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Everything You Need to Know About Pickles – The Pickling Process, the Types, and More

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If you’re planning to sell a whole variety of pickle products to your consumer – whether you are planning to include it in your menu or you would like to repack and redistribute it – it pays to know as much as you can about it. Granted, (almost) everyone loves pickles, but did you know that there are different varieties, such as the famous dill pickles, but there are also gherkins, bread and butter pickles, and more? And almost any vegetable can be pickled – be it silverskin onions, beetroot, carrots, red cabbage, and even bean sprouts. There’s just something about the flavour and taste of a pickle that has made it an iconic part of our diet, and if you want to know how it is made and what different kinds are out there, here’s everything you need to know about pickles – the pickling process, the types, and more.

The general info and the pickling process

We all have a general idea of how pickles are made, and almost anything can readily be pickled. Pickling would describe the process of fermentation, and nearly all vegetables can be pickled. In Asia, pickling is common, but it is also common in other parts of the globe. We will be discussing the ‘traditional’ pickle made of brine and cucumbers. 

Pickles can be done in three ways: fresh packing, refrigeration, and processing. All these methods can achieve the same objective, that of pickling. But they all have different processes and strategies, which usually involve the brine amount and the time it takes to pickle. Aside from this, as the cucumbers ferment, various combinations of spices, herbs, and other essential ingredients are added into the mix to achieve the preferred texture and taste. As a result, you have the pickle – born from hundreds of trial and error procedures. 

The types of pickles

  • Dill pickles

When we think of pickles, such as wholesale pickles from EE & Brian Smith, we often think of dill pickles. It is the most popular type of pickle, of course, and the pickles benefit from the addition of dill – which has a distinctive taste in itself. But amongst the dill pickles, the kosher dill is the most popular, and although they have the same name as the Jewish laws for diet and nutrition, this doesn’t mean that they are made following the same – the term refers to the addition of garlic to the mix.

  • Sour pickles

To be honest, this isn’t a pickle variety as much as a designation. What do we mean by this? Let’s illustrate. Pickles start their lives as cucumbers, and sour pickles are just the same. The fresh cucumber is placed in brine, where they begin to ferment. Of course, the longer time the pickle is left, the sourer it becomes. It is why it’s called a sour pickle – which means that it has brined or was left to brine for a while. Conversely, there is also something called a half-sour pickle, which means that it was left in brine for only half the time, which makes it more crunchy and more colourful.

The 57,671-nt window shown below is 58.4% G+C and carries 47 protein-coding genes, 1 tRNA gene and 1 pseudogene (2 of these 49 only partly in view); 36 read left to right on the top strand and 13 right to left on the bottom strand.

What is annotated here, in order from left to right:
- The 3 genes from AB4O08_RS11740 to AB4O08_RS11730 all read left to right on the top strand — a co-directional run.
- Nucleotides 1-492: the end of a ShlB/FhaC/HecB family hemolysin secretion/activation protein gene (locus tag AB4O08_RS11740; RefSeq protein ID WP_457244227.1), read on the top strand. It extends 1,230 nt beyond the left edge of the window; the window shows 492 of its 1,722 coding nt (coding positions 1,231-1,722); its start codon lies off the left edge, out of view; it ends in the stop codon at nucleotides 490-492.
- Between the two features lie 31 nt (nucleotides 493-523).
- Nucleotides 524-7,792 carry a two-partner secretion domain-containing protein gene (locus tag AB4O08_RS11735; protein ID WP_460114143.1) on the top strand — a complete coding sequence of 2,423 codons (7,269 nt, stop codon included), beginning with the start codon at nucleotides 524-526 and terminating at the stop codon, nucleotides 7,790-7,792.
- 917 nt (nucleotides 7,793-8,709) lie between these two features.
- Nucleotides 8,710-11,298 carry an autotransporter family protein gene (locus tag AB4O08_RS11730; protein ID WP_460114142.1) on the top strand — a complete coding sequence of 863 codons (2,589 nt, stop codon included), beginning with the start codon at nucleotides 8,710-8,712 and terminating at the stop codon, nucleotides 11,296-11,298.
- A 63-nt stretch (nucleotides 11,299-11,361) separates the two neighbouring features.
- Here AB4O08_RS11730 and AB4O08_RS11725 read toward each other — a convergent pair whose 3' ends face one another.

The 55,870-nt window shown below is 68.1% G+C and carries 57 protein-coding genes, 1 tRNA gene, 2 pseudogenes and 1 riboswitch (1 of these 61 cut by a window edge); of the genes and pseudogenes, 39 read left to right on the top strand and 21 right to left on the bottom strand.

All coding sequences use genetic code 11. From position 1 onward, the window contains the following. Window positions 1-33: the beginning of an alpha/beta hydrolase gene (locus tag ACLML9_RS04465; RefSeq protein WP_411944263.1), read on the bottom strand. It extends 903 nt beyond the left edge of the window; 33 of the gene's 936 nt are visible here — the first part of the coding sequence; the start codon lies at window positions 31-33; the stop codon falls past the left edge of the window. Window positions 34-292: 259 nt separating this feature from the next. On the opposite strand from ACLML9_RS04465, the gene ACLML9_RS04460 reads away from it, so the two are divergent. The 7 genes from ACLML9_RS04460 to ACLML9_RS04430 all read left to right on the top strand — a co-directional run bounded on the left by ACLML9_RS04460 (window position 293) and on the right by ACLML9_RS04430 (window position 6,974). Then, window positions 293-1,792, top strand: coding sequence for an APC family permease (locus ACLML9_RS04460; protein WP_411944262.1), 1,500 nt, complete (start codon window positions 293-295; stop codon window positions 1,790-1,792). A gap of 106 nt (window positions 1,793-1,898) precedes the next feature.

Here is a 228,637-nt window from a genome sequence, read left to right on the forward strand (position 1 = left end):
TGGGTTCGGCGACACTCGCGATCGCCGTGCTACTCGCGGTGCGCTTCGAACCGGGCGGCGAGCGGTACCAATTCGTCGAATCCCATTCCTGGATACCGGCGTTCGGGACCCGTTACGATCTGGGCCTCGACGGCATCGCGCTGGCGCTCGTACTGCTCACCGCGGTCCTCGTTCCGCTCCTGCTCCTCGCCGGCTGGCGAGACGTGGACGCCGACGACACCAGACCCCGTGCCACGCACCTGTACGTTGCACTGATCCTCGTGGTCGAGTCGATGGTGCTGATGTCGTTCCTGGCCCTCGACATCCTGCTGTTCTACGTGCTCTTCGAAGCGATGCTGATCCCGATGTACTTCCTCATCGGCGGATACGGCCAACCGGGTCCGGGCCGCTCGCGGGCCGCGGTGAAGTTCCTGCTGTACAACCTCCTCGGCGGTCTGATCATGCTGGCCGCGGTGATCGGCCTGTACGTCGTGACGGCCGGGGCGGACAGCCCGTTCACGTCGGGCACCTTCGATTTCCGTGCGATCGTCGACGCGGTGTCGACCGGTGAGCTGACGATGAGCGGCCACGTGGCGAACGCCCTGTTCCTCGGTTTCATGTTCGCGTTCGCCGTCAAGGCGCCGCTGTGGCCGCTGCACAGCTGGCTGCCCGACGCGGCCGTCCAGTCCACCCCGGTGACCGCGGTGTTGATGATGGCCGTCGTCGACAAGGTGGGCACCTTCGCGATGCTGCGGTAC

• Gherkins

Gherkins are famous in the UK, and for good reason. They are, after all, much more fun to consume, and these pickles (sometimes referred to as baby pickles) are a few inches in length and show off the typical bumpy, uneven skin. They have a distinct crunch, though, and their small size makes them extra crunchy. 

The gherkin world is in a class of its own, with a whole variety that includes everything from sweet gherkins to cornichons, the French version of the gherkin with a tart flavour which it gets from tarragon, which is added as it ferments.

  • Bread and butter pickles

These bread and butter pickles are usually sliced thinly and sometimes in a crinkle-cut, and we all know them for being a staple in a burger. However, they have a unique flavour as they are also a little sweet, and this comes from the vinegar, onions, sugar, and red plus green peppers found in every batch. 

  • Hungarian pickles

Hungarian pickles offer a unique spin on the process of brining, as fresh cukes are placed in a jar with salt, water, spices, and bread. Since there is no vinegar, it’s the bread that does the trick. The jar is set under the sun while the fermentation process is underway, and after a few days, the bread’s yeast breaks everything down. Although these pickles are not commonly seen, they have quickly gained a following. 

  • German or Polish pickles

On the heels of Hungarian pickles come German or Polish pickles, and this is entirely different because instead of using jars made of glass to store the pickles, they use barrels made of wood, and the pickles take a long time fermenting, thus achieving another distinct pickle which uses less salt and fewer spices.

Whichever type of pickle you go for, its irresistible, tangy flavour indeed makes it a favourite. Make sure your pickles are sourced from a good supplier. Enjoy!

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